The other side of this is “moving toward” pleasure. This is inspiration and it is desire-driven. If we want something badly enough and have a very clear vision of that goal, we are far more likely to put in an extraordinary effort to achieve it. Inspiration is typically more powerful and effective than motivation. Our desires can be stronger than our fears in many situations, although not in all.

    The paradigm shift opportunity you have here is to choose your focus. Are you going to focus on the pain and what it takes to move away from it, or would it work better to focus on what you’re moving toward and put in the necessary effort to achieve what you desire?

     

    SMART goal setting

    The essential model to understand about achieving your goals is the SMART plan, with plan being the key word. There’s a great phrase: “Those that fail to plan are planning to fail.” Truer words have seldom been spoken. SMART refers to how you define the goal. It is the first step of your plan and, as with all the steps, you need to write it down:

    Specific Describe exactly what you want

    Measurable How will you know if you’ve achieved it?

    Attractive Is this something you really want?

    Realistic and Relevant Is this achievable and is it also a priority right now?

    Timeframe Commit to a date by which it needs to happen.

    Once you’ve properly defined the goal, complete the following steps by writing these into your plan:

    • List the benefits of achieving the goal (inspiration).
    • List the risks if you don’t (motivation).
    • List three obstacles that might get in the way of success.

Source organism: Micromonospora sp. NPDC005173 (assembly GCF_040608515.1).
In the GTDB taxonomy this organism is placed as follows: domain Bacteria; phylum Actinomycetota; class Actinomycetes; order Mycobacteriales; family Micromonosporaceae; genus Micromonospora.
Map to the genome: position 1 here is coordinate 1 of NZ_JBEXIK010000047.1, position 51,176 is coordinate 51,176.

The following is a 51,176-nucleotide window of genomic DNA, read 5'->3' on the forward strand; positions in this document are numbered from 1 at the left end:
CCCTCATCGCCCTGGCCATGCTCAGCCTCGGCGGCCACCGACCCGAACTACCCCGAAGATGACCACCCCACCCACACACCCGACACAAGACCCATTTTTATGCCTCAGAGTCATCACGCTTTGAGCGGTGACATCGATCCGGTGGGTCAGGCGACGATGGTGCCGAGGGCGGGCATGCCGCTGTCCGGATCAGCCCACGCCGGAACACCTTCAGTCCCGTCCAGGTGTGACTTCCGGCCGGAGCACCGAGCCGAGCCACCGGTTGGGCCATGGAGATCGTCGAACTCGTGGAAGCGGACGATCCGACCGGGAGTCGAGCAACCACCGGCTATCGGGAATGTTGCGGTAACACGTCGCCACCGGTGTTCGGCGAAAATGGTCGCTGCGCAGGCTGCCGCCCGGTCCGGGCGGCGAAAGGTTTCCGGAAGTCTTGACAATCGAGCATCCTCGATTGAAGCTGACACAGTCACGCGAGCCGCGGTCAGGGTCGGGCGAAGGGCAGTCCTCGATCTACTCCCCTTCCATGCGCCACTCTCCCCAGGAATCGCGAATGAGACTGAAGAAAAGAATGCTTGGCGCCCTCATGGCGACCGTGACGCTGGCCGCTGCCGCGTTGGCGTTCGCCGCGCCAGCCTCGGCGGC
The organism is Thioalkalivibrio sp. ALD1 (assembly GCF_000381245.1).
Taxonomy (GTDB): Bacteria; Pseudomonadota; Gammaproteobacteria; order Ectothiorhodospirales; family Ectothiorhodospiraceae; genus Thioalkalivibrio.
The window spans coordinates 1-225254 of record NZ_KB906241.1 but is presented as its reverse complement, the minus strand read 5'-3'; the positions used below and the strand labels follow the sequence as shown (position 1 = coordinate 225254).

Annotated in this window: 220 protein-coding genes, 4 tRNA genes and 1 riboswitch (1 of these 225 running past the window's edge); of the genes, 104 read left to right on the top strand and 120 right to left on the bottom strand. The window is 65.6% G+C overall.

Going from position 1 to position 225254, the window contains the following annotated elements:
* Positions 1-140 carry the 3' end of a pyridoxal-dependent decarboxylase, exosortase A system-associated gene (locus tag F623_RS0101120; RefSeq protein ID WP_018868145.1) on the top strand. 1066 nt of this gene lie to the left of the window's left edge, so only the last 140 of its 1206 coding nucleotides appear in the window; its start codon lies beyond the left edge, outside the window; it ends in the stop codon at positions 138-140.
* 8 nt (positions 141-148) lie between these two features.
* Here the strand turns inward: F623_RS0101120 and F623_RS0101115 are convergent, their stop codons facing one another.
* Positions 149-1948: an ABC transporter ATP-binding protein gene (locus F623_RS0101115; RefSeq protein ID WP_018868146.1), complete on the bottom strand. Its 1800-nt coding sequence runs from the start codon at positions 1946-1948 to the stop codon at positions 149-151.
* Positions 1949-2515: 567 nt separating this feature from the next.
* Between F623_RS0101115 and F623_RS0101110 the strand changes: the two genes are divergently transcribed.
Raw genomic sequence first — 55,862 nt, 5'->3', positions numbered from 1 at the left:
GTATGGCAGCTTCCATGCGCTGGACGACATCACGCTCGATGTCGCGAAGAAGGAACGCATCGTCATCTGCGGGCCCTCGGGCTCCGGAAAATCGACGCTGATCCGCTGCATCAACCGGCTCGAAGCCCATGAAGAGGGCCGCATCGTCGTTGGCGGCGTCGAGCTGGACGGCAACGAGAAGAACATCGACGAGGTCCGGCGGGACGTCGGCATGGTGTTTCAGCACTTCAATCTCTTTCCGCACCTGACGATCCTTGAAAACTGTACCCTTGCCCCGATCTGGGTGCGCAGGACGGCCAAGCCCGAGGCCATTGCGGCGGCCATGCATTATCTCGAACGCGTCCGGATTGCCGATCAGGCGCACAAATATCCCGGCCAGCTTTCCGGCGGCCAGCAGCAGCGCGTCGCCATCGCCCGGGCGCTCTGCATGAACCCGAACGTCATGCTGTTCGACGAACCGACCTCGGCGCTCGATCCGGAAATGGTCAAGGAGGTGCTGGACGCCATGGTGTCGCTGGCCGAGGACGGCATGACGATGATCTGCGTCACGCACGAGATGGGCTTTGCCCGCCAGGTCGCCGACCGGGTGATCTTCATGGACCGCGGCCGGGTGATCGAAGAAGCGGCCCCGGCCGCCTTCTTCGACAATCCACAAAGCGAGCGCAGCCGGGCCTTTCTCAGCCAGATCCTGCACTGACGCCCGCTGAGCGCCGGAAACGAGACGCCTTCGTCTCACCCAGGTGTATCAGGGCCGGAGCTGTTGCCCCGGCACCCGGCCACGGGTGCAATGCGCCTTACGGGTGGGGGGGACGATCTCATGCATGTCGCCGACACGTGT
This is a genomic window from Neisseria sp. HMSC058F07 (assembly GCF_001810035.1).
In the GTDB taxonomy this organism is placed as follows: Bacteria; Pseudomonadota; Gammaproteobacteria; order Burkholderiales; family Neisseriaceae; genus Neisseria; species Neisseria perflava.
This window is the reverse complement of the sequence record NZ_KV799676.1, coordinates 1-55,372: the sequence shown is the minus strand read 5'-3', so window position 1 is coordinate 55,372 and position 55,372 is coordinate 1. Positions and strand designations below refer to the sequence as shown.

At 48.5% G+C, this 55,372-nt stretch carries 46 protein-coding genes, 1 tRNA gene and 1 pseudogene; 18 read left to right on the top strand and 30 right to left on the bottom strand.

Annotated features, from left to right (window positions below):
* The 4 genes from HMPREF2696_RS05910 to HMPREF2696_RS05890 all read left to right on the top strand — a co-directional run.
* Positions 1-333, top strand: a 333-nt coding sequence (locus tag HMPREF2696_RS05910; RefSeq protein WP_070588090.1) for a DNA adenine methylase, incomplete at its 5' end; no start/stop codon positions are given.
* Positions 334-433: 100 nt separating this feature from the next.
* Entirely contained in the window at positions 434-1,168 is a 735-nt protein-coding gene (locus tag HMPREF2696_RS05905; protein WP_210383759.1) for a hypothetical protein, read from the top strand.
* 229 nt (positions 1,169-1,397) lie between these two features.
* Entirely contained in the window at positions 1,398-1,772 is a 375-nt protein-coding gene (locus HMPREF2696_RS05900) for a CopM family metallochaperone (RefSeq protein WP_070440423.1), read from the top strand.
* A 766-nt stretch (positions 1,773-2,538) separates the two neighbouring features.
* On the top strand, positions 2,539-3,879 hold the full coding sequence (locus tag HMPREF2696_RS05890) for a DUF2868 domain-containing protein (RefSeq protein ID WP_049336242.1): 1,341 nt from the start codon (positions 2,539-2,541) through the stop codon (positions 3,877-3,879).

• Identify two solutions for each obstacle now so that you’re prepared in case the obstacle occurs.
    • Develop either an inspiration or motivation (your choice, but inspiration typically works better) strategy to keep you on track with your goal.
    • Identify your resources. What values will support you? What skills and strengths do you have to help you achieve your objective? What information do you need to collect? What support do you need to recruit, such as someone to keep you accountable?
    • What’s the first step you’ll take in the next 24 hours?
    • What are the various steps, in order, after that?
    • What are the milestones along the way toward your final achievement and how will you celebrate those?
    • How will you celebrate the final goal being realised? Who will you thank and invite to celebrate with you?
    • How will you document what you’ve learned from this process so that you can remember the strategies for future goals?
    •  

      Obviously, these strategies take some practice. You need to try them out — possibly a number of times — until you find the combination of approaches that works best for you. However, if you’re still struggling to achieve what you’re after, you may need to ask for some more specialised help, and that’s typically a great place to start working with a coach.

      Noel Posus is a master coach with askacoach.com, an online coaching resource centre that provides low-cost email and phone coaching services to anyone looking to make changes in their life.

 

The WellBeing Team

The WellBeing Team